Joe Walsh: The Best of Joe Walsh (1978)
I first started getting heavily into music in 1975, as a nine-year-old fourth grader. That's when I started relentlessly listening to Top 40 radio, racing to my room after school, grabbing my little hand-held transistor radio, and watching as hits raced up and fell back down the brightly-colored weekly surveys distributed by Chicago's WLS radio. A few years later, after getting a real stereo for my Bar Mitzvah and hearing Who's Next for the first time, I switched over to the FM dial and got into classic rock, delving into the back catalog of the Who and Pink Floyd and the Kinks and pretty much anything I could get my hands on, later veering off into prog and punk and new wave.
But it wasn't until the eve of my 15th birthday, in 1981, that I finally saw my first real concert. (Prior to that, we used to hear live music in the summertime at a suburban outdoor theater called Ravinia; but the music was pretty lame, whatever was deemed safe enough for the cloistered suburban enclave.) While my parents weren't exactly up to speed on what I listened to -- they were most definitely not rock fans -- my mother saw that Joe Walsh was coming to Poplar Creek, a larger indoor/outdoor venue west of Chicago, and recognized his name; "Life's Been Good" had been a pretty big hit the year before and she thought it was something I'd like. So she bought four tickets for my birthday, thinking it would be a nice family event -- my parents, me, and my 12-year-old brother. My brother and I got the better seats, closer to the stage, while my parents sat further back.
I think it was probably the worst night of my parents' lives.
As they've reminded me ever since, it was painfully loud, and everyone around them was getting high. I think they hated every second of it.
Me, I thought it was pretty damn cool. The folks around me, mostly long-haired thirty-somethings, got a kick out of these two little kids sitting by themselves; they passed us joints a few times but we politely declined. I didn't recognize many of the songs, but liked most of what I heard. There were a few I know from the radio -- "Life's Been Good," of course, and his more recent hit "Life of Illusion," plus "In The City" from the Warriors movie and a few hits from his early days with the James Gang ("Funk #49" and "Walk Away"). I remember getting into "The Bomber," another James Gang tune, which included a long jam based on "Ravel's Bolero" (which I recognized from the movie 10, with Dudley Moore). And I really liked the song "Meadows," which I hadn't heard before that night but to this day is just about my favorite Joe Walsh song. (Walsh's ballads are often sadly overlooked next to his better-known more rocking tunes.) While Walsh isn't typically spoken of in the same breath as Townshend and Clapton and Hendrix and Page (and his association with the Eagles will forever tarnish his cred), there was no denying his guitar god status, but he came across as humble and funny, no pretense about him.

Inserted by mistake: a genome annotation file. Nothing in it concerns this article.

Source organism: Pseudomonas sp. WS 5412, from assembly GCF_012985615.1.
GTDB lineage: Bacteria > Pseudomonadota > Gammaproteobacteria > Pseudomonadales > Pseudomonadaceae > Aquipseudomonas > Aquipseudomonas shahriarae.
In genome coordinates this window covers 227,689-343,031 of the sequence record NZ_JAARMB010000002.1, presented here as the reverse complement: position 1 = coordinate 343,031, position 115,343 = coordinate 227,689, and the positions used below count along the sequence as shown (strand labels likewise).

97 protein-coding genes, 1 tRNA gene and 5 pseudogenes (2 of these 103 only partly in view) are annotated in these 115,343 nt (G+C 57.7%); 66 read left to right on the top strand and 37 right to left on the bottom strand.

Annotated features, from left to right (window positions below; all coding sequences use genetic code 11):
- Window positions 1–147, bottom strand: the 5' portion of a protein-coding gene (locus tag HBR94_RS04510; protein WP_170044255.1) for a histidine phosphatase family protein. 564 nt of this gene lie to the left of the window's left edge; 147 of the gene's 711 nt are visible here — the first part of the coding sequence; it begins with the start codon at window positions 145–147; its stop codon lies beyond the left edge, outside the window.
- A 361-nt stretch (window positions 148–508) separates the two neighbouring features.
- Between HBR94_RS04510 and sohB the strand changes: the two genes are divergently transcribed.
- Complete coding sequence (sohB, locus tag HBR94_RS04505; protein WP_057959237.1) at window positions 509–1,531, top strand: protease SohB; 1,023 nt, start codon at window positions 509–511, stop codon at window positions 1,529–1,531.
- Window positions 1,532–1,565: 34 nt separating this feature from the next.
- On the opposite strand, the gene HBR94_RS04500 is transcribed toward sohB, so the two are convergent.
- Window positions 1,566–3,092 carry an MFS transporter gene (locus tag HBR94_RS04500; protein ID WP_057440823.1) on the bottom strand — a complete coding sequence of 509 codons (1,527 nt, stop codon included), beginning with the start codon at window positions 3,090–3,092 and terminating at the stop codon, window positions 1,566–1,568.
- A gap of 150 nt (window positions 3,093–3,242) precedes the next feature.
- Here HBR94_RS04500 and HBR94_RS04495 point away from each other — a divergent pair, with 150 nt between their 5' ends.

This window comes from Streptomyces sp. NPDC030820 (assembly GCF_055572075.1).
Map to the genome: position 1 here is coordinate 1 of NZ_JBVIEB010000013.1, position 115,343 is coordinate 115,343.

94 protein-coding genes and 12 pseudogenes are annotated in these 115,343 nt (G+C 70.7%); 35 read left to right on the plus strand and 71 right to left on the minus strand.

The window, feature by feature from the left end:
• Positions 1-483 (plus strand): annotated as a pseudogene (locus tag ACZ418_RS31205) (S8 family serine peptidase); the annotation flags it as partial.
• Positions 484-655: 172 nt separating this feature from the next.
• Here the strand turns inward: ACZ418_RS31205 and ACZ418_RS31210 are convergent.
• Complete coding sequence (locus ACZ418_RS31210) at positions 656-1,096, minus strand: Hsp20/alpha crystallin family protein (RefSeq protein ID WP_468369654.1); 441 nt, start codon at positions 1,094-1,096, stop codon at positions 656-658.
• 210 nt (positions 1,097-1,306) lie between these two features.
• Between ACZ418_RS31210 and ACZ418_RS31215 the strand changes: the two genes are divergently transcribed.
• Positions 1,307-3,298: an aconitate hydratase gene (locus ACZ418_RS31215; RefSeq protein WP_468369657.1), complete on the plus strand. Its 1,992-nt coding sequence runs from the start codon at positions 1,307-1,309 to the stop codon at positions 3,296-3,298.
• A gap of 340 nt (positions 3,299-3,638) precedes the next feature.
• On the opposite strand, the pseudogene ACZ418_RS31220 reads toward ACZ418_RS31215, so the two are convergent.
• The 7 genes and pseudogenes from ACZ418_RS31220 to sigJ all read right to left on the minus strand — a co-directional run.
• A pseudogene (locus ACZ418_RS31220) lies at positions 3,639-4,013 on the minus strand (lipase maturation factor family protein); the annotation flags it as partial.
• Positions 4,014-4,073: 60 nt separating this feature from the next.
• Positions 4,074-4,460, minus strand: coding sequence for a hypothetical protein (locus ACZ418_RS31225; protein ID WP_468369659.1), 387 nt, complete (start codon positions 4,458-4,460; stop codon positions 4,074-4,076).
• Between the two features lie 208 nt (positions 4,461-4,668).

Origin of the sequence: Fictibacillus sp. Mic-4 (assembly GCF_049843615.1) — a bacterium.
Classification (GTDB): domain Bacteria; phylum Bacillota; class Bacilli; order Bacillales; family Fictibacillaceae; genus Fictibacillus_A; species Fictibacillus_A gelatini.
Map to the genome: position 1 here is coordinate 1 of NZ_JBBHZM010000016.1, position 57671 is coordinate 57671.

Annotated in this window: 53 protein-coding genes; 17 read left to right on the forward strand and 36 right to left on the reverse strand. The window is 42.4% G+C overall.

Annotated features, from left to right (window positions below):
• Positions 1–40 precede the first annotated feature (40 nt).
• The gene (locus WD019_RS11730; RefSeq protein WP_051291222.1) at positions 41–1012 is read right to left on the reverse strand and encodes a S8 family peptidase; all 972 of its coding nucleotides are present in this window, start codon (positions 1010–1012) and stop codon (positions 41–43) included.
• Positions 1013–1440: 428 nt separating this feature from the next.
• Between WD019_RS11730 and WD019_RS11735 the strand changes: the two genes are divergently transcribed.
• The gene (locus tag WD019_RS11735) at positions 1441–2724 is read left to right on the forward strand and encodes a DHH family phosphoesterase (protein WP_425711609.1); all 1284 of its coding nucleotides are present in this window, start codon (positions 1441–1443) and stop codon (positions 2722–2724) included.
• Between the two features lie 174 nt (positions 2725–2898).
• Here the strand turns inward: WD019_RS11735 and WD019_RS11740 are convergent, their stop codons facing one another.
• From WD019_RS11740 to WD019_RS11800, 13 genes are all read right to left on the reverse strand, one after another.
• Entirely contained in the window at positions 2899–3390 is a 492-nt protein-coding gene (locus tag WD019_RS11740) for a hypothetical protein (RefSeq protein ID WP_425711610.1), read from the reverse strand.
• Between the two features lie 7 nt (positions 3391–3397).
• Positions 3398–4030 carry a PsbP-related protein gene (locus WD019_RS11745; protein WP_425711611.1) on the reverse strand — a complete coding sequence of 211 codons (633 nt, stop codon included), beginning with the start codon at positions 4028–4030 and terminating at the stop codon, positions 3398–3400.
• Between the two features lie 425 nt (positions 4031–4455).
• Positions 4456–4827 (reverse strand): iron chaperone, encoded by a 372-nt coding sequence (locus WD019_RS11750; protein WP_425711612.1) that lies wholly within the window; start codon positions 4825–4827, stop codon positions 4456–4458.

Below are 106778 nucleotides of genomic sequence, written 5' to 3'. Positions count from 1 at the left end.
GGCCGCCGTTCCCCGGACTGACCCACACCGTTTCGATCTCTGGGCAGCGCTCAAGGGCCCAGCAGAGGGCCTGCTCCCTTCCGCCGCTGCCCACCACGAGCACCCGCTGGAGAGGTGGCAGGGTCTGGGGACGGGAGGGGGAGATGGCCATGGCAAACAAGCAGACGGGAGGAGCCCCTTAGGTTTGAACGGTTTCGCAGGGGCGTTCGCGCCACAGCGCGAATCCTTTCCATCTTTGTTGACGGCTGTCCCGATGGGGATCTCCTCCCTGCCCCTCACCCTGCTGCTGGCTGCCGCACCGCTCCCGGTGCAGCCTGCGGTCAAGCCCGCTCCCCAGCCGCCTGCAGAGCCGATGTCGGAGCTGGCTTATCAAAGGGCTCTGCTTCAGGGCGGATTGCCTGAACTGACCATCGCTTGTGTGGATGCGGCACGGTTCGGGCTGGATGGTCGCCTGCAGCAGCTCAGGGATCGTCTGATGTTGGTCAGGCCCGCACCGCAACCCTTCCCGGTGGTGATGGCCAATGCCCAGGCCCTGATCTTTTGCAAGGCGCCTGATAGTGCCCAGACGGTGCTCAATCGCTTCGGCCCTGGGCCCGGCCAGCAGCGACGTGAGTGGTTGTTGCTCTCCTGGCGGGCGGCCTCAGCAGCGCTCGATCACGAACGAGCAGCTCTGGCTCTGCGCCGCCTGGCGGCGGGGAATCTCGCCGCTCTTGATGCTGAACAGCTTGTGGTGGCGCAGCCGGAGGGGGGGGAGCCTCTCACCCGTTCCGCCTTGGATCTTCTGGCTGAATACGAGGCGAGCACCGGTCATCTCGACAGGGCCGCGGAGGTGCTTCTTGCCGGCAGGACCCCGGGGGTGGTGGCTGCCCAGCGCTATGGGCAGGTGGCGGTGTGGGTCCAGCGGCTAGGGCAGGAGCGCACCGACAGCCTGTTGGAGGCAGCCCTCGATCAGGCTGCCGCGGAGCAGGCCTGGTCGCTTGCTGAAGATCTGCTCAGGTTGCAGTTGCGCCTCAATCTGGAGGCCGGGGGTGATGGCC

Plus, it was just cool hearing songs played live -- loud and in your face and without overdubs, warts and all, just unadulterated passion for playing. It started me on the road to countless live shows in the decades since.
To my parents' point, I do think it was a pretty loud show. Now, with the benefit of hindsight, I can't say it was unusually loud, but it seemed so at the time, at least compared to those outdoor picnics under the stars at Ravinia. As for the pot-smoking -- yeah, that was also pretty abundant, but, again, I didn't have any basis for comparison, and I'm sure having my parents in proximity made me particularly aware of it. Of course, having now seen a few dozen Phish and Dead shows over the years, I'd say if anything it was on the tame side.
Anyway, I went and bought the Best of Joe Walsh cassette the next weekend (at the crappy little Musicland in the suburbs, as I was still a year away from having my license and being able to drive to the much cooler record stores near Northwestern University or in downtown Chicago). And while I think Walsh had some pretty decent albums -- I'm partial to The James Gang Rides Again and some of his solo stuff from the mid-70s -- Walsh is definitely well-served by a good hits collection, as each of his albums from the era had a few stand-out tracks ripe for a compilation.
That cassette is long since gone -- I tossed out most of my old tapes -- though I've picked up most of his James Gang and earlier solo stuff in the years since and made my own mixes. None of his official comps are up on Spotify, but I've put together my own mix below which more or less replicates that old cassette plus a few other great songs from the era.
Here's some live "Life's Been Good":